When Kelly isn’t around, other competition moms make sure to step in and help. The Jig Factory dance school is one big family. Going from one competition to another brings Alissa and her dance school together. 

“As a competitive dancer it’s a little different than just going to dance class and doing a recital once a year. There’s competitions every two or three months and they’re up and down the east coast, and in Europe,” said Kelly.

Alissa taking fourth place All Ireland’s at World’s Competition in Dublin Ireland in 2019.

“So last year we went to Ireland to dance because my dance teacher brings a group of kids every year, so I went last year and I got fourth and then I’m going again in 2019, but the rest of the traveling is east coast,” said Alissa.

Kelly Verkem

Carnegie Hall

Carnegie Hall contacted Susan Stanek, Alissa’s dance teacher.For a young girl, or even anyone, getting the opportunity to perform at Carnegie Hall is an incredible experience. Alissa and 20 other girls from The Jig Factory were invited to make an appearance. Alissa is expected to dance again at Carnegie Hall in 2019. 

“They do a festival with different cultural dances and this was the first year they asked my dance teacher or any Irish dance school to go on and dance at Carnegie hall,” said Alissa.

There was auditioning for who could perform at Carnegie Hall, and only certain people got in.

“Just to see her on the stage of Carnegie hall was just a huge accomplishment,” said Kelly. “I think all of the moms that were there with their dancers got a little teary eyed.”

Alissa would like to dance for fun when she is in college, but she didn’t like the stress of Carnegie Hall and could not imagine doing that fo her whole life.

“It is relaxing for me and it’s interesting learning the different rhythms that you can do and I’ve made some really close friends there so we are kind of like a family,” said Alissa.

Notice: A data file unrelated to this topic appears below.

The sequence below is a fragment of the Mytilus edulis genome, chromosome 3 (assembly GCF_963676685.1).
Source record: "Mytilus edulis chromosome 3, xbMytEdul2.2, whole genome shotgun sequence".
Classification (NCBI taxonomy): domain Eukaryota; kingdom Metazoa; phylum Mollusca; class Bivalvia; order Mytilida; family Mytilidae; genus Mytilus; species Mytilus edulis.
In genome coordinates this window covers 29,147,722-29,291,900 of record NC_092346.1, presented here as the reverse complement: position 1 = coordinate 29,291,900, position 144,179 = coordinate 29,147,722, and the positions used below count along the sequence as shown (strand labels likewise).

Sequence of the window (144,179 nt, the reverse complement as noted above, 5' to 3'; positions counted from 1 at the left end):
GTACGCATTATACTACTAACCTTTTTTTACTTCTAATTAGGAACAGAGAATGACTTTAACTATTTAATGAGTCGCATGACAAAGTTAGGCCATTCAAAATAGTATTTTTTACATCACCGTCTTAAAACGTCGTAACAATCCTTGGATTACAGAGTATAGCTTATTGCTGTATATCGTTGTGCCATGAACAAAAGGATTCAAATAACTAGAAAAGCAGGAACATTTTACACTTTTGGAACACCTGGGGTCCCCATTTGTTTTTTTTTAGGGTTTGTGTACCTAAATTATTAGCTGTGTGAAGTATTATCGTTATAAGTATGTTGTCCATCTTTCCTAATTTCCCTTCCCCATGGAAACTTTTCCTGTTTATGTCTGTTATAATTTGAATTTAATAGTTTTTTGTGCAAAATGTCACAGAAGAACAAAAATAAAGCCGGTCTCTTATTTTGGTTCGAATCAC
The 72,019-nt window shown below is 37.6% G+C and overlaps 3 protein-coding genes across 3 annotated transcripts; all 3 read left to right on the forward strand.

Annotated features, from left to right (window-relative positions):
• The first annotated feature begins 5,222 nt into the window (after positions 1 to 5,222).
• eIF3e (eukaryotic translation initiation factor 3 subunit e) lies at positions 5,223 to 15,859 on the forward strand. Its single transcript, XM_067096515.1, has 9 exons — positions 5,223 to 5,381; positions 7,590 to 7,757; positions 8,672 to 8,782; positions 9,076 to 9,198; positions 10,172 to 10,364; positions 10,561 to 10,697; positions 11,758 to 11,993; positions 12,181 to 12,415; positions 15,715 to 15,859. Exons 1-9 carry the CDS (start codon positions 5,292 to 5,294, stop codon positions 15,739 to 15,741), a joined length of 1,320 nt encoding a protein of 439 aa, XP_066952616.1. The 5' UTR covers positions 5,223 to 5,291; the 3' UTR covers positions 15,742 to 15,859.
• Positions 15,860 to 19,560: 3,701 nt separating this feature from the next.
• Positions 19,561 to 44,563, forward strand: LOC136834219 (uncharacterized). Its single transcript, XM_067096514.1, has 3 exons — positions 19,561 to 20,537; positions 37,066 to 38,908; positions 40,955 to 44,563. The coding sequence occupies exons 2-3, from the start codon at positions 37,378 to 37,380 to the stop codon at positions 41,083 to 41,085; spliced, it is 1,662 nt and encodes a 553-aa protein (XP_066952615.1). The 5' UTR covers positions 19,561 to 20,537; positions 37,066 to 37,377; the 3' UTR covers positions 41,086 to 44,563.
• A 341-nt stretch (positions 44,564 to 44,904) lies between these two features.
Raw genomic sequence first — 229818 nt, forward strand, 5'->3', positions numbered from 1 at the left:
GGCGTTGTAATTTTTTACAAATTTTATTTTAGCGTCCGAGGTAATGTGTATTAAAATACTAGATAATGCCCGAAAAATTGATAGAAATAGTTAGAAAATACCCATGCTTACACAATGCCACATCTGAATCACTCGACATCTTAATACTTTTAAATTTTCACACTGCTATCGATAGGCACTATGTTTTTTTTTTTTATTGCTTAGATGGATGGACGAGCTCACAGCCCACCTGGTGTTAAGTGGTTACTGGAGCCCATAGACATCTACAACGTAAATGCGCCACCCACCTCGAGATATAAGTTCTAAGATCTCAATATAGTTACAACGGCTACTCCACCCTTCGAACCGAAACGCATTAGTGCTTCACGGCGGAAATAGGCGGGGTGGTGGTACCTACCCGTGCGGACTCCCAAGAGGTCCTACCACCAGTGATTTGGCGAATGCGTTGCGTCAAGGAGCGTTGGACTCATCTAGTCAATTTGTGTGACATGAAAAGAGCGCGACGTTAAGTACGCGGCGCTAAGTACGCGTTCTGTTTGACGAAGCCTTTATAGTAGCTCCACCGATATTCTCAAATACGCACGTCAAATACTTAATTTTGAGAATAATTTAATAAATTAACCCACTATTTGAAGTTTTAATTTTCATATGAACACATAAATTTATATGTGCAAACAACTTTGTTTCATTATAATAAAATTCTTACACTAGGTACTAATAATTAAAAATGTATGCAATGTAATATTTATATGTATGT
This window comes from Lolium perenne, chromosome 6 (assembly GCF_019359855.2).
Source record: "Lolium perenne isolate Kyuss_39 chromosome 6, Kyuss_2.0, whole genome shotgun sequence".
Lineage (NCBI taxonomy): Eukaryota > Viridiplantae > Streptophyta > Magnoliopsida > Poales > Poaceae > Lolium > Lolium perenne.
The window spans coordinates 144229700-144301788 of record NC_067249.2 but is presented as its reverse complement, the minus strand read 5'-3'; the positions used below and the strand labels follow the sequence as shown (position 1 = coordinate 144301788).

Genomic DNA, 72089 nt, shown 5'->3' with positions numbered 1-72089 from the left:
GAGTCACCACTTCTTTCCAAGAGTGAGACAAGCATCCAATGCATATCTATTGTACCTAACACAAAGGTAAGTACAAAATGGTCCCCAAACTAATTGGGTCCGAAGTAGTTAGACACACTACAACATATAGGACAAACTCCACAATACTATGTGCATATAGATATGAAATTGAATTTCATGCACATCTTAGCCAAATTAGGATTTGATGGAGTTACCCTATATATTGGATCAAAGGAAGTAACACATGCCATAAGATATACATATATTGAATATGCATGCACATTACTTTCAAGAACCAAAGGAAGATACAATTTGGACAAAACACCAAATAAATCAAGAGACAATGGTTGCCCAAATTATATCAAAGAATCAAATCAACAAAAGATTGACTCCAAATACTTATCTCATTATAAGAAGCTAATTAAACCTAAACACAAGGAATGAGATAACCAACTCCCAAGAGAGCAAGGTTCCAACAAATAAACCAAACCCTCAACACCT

TV Experience

The producers of One Durama contacted Susan Stanek and The Jig Factory sent them clips of them dancing. After lots of practice and nerves, Alissa and her dance school got to appear on the show.

Kelly Verkem

Eight of the core  dancers from The Jig Factory were chosen to dance on Fox 5 because of their obvious talent. The girls have technical competency, work ethic, determination, and a strong adoration for dance.

Alissa and seven other teammates pose for a picture outside of Fox 5 before performing on live television in 2018.


Last year Alissa became a mentor for the first time and helped teach a class for five to seven year olds. This year, Alissa is teaching a three to five year old class and a 9 to 13 year old class.

“Alissa is a wonderful mentor and role model to all younger students,” said Stanek. “I use Alissa as my personal “muse” to try out new choreography.”

Jane (left) and Alissa (right) are smiling for the camera at a competition in 2017.
Alissa’s class performing at their winter recital in December 2017.

Olympic Games 2022

After all of the hard work and dedication, Alissa is one of 24 dancers practicing to perform at the Olympics in Japan in 2022. Her friends, family, and dance teacher have been there for her every step of the way.

“I would most likely be going with all of my close dance friends so it’s an exciting experience,” said Alissa. “We’ve been working for something big for awhile and now it’s finally happening which is amazing.”

Alissa won the award for best technique at her dance studio in her recital at Ben Franklin Middle School in May of 2018. She is one out of 23 dancers, out of more than 100 dancers, who received an award.





A text from Susan Stanek to Kelly Verkem: ‘Well deserved award for Alissa, she needs to know she is awesome and that I want my little ones to dance like her someday!’